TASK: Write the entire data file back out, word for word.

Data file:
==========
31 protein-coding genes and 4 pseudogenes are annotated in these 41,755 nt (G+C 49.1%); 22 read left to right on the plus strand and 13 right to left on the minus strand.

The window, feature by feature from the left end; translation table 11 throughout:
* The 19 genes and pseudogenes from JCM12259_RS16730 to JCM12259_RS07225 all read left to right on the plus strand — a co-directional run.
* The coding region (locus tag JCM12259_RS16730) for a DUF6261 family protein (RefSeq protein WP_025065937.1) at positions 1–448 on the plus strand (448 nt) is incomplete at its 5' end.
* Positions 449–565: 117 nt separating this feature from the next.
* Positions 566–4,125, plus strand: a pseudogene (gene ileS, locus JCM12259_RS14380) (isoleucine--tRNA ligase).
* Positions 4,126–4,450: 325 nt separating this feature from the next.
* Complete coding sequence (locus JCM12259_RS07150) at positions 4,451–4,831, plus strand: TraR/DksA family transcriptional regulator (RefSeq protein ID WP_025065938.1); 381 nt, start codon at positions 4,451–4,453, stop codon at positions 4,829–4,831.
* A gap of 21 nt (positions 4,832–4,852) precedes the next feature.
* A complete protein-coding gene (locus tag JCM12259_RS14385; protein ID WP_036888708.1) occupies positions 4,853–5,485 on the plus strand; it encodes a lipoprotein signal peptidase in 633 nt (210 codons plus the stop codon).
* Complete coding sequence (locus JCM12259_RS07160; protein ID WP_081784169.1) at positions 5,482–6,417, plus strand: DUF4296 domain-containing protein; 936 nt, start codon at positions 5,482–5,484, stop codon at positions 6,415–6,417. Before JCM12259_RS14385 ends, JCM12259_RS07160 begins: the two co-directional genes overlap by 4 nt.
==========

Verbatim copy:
31 protein-coding genes and 4 pseudogenes are annotated in these 41,755 nt (G+C 49.1%); 22 read left to right on the plus strand and 13 right to left on the minus strand.

The window, feature by feature from the left end; translation table 11 throughout:
* The 19 genes and pseudogenes from JCM12259_RS16730 to JCM12259_RS07225 all read left to right on the plus strand — a co-directional run.
* The coding region (locus tag JCM12259_RS16730) for a DUF6261 family protein (RefSeq protein WP_025065937.1) at positions 1–448 on the plus strand (448 nt) is incomplete at its 5' end.
* Positions 449–565: 117 nt separating this feature from the next.
* Positions 566–4,125, plus strand: a pseudogene (gene ileS, locus JCM12259_RS14380) (isoleucine--tRNA ligase).
* Positions 4,126–4,450: 325 nt separating this feature from the next.
* Complete coding sequence (locus JCM12259_RS07150) at positions 4,451–4,831, plus strand: TraR/DksA family transcriptional regulator (RefSeq protein ID WP_025065938.1); 381 nt, start codon at positions 4,451–4,453, stop codon at positions 4,829–4,831.
* A gap of 21 nt (positions 4,832–4,852) precedes the next feature.
* A complete protein-coding gene (locus tag JCM12259_RS14385; protein ID WP_036888708.1) occupies positions 4,853–5,485 on the plus strand; it encodes a lipoprotein signal peptidase in 633 nt (210 codons plus the stop codon).
* Complete coding sequence (locus JCM12259_RS07160; protein ID WP_081784169.1) at positions 5,482–6,417, plus strand: DUF4296 domain-containing protein; 936 nt, start codon at positions 5,482–5,484, stop codon at positions 6,415–6,417. Before JCM12259_RS14385 ends, JCM12259_RS07160 begins: the two co-directional genes overlap by 4 nt.